Last Sunday was sunny and lovely, so Sarah & I headed north from SF to try a new hike. This one had been on my radar for a while, as I always like waterfalls (who doesn’t?), but the timing was never quite right. Although the bay area has more waterfalls than one might think, many are semi-seasonal, drying up entirely or reducing to a trickle in the warmer months.
Sunny winter days like this, after a bout of storms, are perfect waterfall hike days, so off we went. The trailhead is on Bolinas-Fairfax Road, and the parking was tight – apparently we weren’t the only ones itching to get out! Our hike started across the street from the parking turnout on Pine Mountain Road.
The trail climbed gradually northward, affording lovely views south to Mount Tamalpais and Alpine Lake. The air, although nice here, was very hazy on the SF Bay, and we could just make out the dual peaks of Mount Diablo in the distance. The terrain was open and rocky, with the green hues of serpentine (California’s state rock) peeking through, and scrubby manzanita, some in bloom, trail-side.
After a mile of continuous climbing, we descended a hundred feet to the intersection with the Oat Hill Fireroad and turned left. This trail descended steeply along a ridge, with lovely views of the surrounding hills, which were starting to turn that brilliant spring green, but hadn’t quite yet shed last year’s dried grass.
In a grassy bowl we found the trail to Carson Falls. This trail, formerly an unmaintained use trail down the north slope of a gully, has been re-routed to the south (much for the better from what I could tell) and looks “official.” Signs admonished hikers and their dogs to be on the lookout for endangered frogs and salamanders, which breed at the falls.
Switchbacks on the Carson Falls Trail
We descended on the Carson Falls Trail through a lush hillside. The duffy ground was soft and pleasant to walk on, the surroundings completely different from those of just a minute prior. Milkmaids, one of our earliest-blooming flowers, dotted the hills with white.
Fetid Adder’s Tongue
A few switchbacks down, I spied my favorite early-season wildflower, the colorfully-named Fetid Adder’s Tongue. This member of the lily family looks rather orchid-like, with its pair of large, spotted basal leaves, and flower perched high on a stalk. As has been the case in the past, once I’ve spotted one, many hundreds followed, and the next quarter mile had these lovely little flowers everywhere. I bent down to take a whiff, curious if they really live up to their name, and can report that although they do have a pronounced earthy smell, it isn’t what I would call “fetid.” Once I knew the smell of the blooms, I could detect it in the air as we continued hiking, a faint but noticeable presence.
A cluster of Fetid Adder’s Tongue
We emerged from the lovely forest and continued on a grassy slope, shortly coming to the top of Carson Falls, where more signs alerted folks to the salamander and frog situation. Although we’d seen a handful of people on the hike in, and the parking area was full, we were surprised by the number of people here at the falls. We spent a few moments at the top, enjoying the rushing water, then crossed a newly-constructed footbridge and made our way down to see the waterfall from the bottom.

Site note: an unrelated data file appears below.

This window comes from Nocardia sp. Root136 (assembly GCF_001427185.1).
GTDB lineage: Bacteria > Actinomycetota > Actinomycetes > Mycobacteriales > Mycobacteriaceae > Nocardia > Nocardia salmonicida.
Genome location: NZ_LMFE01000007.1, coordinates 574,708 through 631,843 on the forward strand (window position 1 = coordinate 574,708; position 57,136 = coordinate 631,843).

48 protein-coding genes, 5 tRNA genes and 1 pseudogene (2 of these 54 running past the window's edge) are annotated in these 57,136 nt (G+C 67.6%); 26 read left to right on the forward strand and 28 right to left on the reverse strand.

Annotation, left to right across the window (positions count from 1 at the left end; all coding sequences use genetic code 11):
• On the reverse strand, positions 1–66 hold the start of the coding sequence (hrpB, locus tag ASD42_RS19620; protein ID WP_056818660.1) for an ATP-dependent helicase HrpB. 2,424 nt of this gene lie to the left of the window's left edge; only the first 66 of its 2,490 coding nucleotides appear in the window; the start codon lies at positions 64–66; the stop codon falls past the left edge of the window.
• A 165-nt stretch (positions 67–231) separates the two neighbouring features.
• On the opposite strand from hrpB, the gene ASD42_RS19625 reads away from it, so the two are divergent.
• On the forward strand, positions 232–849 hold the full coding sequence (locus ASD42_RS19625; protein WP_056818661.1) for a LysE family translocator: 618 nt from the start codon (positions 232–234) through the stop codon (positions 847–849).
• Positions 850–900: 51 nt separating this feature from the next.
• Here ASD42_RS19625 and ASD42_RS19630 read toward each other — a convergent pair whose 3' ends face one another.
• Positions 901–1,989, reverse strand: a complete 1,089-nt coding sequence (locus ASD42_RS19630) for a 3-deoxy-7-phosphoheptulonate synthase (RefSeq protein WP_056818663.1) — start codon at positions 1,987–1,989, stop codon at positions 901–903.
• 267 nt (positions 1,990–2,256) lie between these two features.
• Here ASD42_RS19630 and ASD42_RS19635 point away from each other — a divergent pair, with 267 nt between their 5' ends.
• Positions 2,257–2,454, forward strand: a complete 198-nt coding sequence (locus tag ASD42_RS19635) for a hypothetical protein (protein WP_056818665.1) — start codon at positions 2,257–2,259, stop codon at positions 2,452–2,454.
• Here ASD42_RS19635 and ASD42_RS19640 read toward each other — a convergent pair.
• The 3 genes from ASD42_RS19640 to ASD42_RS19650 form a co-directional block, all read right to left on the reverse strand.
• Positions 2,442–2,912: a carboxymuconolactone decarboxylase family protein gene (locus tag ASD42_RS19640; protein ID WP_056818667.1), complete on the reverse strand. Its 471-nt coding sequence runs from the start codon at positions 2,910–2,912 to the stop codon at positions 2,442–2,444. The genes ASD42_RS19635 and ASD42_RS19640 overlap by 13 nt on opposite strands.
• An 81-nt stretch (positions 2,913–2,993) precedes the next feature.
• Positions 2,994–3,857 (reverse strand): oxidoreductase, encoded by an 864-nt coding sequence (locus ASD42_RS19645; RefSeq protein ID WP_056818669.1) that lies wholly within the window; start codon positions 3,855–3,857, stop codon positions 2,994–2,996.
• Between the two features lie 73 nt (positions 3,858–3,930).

Carson Falls consists of 3 cascades and the middle one is the most scenic, and the most photogenic, as the lower fall is shaded by nearby trees.
Rainbow in Carson Falls
It was too bright out, and I didn’t have a tripod or ND filter with me, so slow-shutter artsy waterfall photos were out, but a faint rainbow at the bottom of one of the cascades caught my attention.
A woman in white plopped herself right next to the falls and opened a book, making me work a bit harder at composing photographs, as I didn’t really relish the tedium of cloning her out in Photoshop! I was glad I brought both my 17-40 f/4L & 70-200 f/4L lenses (along with 1.4x TC & a 25mm extension tube), as this flexible combination is reasonably lightweight, and any poor photos cannot be blamed on the kit! I do find myself changing lenses more often than I’d like, though, as the jump from 40 to 70mm is a large one. This is why I more often bring my 17-85mm EF-S image-stabilized lens rather than the 17-40 f/4L, even though the latter has much nicer contrast, sharpness & color saturation. The range and stabilizer of the 17-85 are just awfully useful!
There were more people here than we wanted to be around, so we hiked back up the trail a little bit, perching on some serpentine to have a snack before heading back up through the forest.
Three young women hiking down set what I think must have been some sort of record for the use of the word “like,” interspersing it freely between every other word.
View from Oat Hill Fireroad
At the intersection with Oat Hill Fireroad we called a lunch break, as this secluded bowl had lovely views all around and some good sitting rocks.
As we ate, I noticed two more wildflowers in bloom, dainty Gypsum Streambeauty, and Footsteps-of-spring. Lunch done, we reluctantly headed back toward the car.
Mount Diablo & the Richardson Bay
The air was clearer now, but still pretty hazy on the bay. The weather was fantastic, tempting me to zip off the legs of my pants, just so I could gloat about hiking in shorts in February 🙂 All things must end, however, and we soon were back at the car, not really ready to rejoin civilization.
This proved to be one of my favorite hikes in this region – other than the large’ish number of people and the fact that it’s an out-and-back hike, it was just about perfect!
Hiking time: 1h 55m
Stopped time: 56m
Turkey Vulture – Cathartes aura 15
California Poppy – Eschscholzia californica